Data from: Larval foraging decisions in competitive heterogeneous environments accommodate diets that support egg-to-adult development in a polyphagous fly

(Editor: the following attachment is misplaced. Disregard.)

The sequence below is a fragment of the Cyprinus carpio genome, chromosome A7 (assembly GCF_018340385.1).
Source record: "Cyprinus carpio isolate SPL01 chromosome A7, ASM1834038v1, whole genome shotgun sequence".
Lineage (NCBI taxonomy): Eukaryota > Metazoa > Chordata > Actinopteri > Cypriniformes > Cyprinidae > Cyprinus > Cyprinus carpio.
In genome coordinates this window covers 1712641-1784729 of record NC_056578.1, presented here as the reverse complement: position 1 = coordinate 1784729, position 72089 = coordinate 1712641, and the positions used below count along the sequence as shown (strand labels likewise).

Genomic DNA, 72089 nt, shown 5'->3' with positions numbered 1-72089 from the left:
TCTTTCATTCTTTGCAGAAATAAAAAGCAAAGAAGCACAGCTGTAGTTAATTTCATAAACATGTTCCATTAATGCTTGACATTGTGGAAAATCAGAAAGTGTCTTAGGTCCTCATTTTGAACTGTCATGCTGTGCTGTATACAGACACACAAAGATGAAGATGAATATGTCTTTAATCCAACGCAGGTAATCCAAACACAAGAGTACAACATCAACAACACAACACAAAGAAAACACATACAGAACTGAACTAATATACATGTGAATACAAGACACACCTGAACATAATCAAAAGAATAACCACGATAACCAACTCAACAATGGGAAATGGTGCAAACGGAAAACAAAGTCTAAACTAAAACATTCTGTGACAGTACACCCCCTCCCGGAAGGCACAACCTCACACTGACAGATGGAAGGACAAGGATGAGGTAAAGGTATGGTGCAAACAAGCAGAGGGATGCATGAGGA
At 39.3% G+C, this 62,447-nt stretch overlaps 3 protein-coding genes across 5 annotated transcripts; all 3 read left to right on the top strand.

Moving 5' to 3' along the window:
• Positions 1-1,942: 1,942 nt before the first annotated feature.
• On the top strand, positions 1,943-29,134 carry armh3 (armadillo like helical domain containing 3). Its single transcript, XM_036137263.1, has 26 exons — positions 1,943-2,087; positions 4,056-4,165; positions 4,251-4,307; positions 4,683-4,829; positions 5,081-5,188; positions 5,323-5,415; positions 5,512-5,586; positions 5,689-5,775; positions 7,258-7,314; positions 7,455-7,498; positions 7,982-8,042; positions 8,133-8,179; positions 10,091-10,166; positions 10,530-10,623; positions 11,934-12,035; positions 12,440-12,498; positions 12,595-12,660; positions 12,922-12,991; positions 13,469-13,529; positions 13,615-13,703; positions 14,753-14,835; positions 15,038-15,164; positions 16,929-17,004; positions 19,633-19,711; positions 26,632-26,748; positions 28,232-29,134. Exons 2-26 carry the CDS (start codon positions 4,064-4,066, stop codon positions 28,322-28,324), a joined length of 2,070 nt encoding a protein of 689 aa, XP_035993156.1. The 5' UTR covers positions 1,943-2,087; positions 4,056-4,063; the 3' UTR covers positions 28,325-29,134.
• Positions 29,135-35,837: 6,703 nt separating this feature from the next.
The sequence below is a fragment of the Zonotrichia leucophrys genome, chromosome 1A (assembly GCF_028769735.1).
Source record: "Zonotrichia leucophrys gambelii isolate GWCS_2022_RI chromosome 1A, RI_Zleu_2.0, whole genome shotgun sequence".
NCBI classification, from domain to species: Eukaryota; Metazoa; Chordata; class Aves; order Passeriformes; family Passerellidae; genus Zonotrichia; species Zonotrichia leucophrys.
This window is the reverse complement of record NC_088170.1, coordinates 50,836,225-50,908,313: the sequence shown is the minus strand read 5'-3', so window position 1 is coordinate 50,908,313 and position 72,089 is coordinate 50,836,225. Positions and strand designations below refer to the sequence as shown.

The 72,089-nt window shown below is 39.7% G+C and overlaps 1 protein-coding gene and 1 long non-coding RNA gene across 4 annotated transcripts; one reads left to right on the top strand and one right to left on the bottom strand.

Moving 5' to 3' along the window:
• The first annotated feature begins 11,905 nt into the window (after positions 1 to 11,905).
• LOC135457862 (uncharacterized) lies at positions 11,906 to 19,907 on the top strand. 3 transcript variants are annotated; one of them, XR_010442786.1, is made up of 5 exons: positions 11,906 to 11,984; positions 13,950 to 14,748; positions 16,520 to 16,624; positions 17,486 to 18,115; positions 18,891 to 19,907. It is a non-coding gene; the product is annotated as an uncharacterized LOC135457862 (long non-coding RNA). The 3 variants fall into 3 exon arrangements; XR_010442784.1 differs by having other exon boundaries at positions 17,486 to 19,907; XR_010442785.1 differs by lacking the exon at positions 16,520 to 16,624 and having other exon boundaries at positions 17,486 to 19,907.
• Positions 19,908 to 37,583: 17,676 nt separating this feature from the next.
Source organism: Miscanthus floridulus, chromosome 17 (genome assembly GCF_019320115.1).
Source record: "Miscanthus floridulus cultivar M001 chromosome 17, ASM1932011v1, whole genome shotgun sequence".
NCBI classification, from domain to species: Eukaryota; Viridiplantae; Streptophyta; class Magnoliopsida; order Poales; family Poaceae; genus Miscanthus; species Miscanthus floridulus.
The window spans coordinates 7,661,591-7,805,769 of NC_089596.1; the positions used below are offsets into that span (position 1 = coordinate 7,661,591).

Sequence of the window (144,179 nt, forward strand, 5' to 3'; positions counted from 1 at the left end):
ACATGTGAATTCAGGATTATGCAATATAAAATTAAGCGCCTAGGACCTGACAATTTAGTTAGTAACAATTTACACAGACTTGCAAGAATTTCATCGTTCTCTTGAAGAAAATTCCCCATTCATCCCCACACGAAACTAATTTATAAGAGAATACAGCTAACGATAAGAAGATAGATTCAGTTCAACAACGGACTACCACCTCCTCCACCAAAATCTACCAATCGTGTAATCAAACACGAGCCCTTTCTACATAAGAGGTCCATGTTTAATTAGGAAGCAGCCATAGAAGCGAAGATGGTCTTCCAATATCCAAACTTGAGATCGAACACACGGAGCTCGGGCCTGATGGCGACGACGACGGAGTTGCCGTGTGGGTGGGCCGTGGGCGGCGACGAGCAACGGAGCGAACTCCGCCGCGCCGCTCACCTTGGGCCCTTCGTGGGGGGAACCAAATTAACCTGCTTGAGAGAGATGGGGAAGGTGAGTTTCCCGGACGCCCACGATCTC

In holometabolous insects, larval nutrition is a key factor underpinning development and fitness. Heterogeneity in the nutritional environment and larval competition can force larvae to forage in sub-optimal diets, with potential downstream fitness effects. Little is known about how larvae respond to competitive heterogeneous environments, and whether variation in these responses affects current and next generations. Here, we designed nutritionally heterogeneous foraging arenas by modifying nutrient concentration, where groups of the polyphagous fruit fly Bactrocera tryoni could forage freely at various levels of larval competition. Larval foraging preferences were highly consistent and independent of larval competition, with greatest foraging propensity for high (100%) followed by intermediate (80% and 60%) nutrient concentration diets, and avoidance of lower concentration diets (<60%). We then used these larval preferences (i.e., 100%, 80%, and 60% diets) in fitness assays in which larvae competition was maintained constant, and showed that nutrient concentrations selected by the larvae in the foraging trials had no effect on fitness-related traits such as egg hatching and pupation success, adult flight ability, sex ratio, percentage of emergence, nor on adult cold tolerance, fecundity, and next-generation pupal weight. These results support the idea that polyphagous species can exploit diverse hosts and nutritional conditions with minimal fitness costs to thrive in new environments.
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